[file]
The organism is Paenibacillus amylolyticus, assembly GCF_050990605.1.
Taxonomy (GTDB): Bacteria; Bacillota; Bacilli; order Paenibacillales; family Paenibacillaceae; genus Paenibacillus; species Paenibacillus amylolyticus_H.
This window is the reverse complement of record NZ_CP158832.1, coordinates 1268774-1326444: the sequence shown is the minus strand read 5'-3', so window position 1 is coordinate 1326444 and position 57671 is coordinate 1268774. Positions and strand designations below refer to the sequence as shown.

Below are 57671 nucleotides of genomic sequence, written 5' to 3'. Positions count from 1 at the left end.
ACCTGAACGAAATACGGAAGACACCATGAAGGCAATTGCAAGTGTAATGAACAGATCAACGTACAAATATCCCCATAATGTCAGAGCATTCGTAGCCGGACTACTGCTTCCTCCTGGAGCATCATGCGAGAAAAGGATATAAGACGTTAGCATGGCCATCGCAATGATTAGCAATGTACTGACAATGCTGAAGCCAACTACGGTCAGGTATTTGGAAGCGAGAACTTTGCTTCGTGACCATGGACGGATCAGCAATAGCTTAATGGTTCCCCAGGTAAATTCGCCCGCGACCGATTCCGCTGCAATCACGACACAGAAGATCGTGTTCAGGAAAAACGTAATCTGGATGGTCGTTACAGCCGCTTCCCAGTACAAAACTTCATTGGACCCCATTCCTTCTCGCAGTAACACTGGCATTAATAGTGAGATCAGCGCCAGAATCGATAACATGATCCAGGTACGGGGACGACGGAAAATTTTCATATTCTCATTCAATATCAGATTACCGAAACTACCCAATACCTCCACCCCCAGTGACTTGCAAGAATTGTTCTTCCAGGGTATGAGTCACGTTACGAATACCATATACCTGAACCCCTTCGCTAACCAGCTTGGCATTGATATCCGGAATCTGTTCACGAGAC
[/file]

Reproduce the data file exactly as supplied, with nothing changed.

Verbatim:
The organism is Paenibacillus amylolyticus, assembly GCF_050990605.1.
Taxonomy (GTDB): Bacteria; Bacillota; Bacilli; order Paenibacillales; family Paenibacillaceae; genus Paenibacillus; species Paenibacillus amylolyticus_H.
This window is the reverse complement of record NZ_CP158832.1, coordinates 1268774-1326444: the sequence shown is the minus strand read 5'-3', so window position 1 is coordinate 1326444 and position 57671 is coordinate 1268774. Positions and strand designations below refer to the sequence as shown.

Below are 57671 nucleotides of genomic sequence, written 5' to 3'. Positions count from 1 at the left end.
ACCTGAACGAAATACGGAAGACACCATGAAGGCAATTGCAAGTGTAATGAACAGATCAACGTACAAATATCCCCATAATGTCAGAGCATTCGTAGCCGGACTACTGCTTCCTCCTGGAGCATCATGCGAGAAAAGGATATAAGACGTTAGCATGGCCATCGCAATGATTAGCAATGTACTGACAATGCTGAAGCCAACTACGGTCAGGTATTTGGAAGCGAGAACTTTGCTTCGTGACCATGGACGGATCAGCAATAGCTTAATGGTTCCCCAGGTAAATTCGCCCGCGACCGATTCCGCTGCAATCACGACACAGAAGATCGTGTTCAGGAAAAACGTAATCTGGATGGTCGTTACAGCCGCTTCCCAGTACAAAACTTCATTGGACCCCATTCCTTCTCGCAGTAACACTGGCATTAATAGTGAGATCAGCGCCAGAATCGATAACATGATCCAGGTACGGGGACGACGGAAAATTTTCATATTCTCATTCAATATCAGATTACCGAAACTACCCAATACCTCCACCCCCAGTGACTTGCAAGAATTGTTCTTCCAGGGTATGAGTCACGTTACGAATACCATATACCTGAACCCCTTCGCTAACCAGCTTGGCATTGATATCCGGAATCTGTTCACGAGAC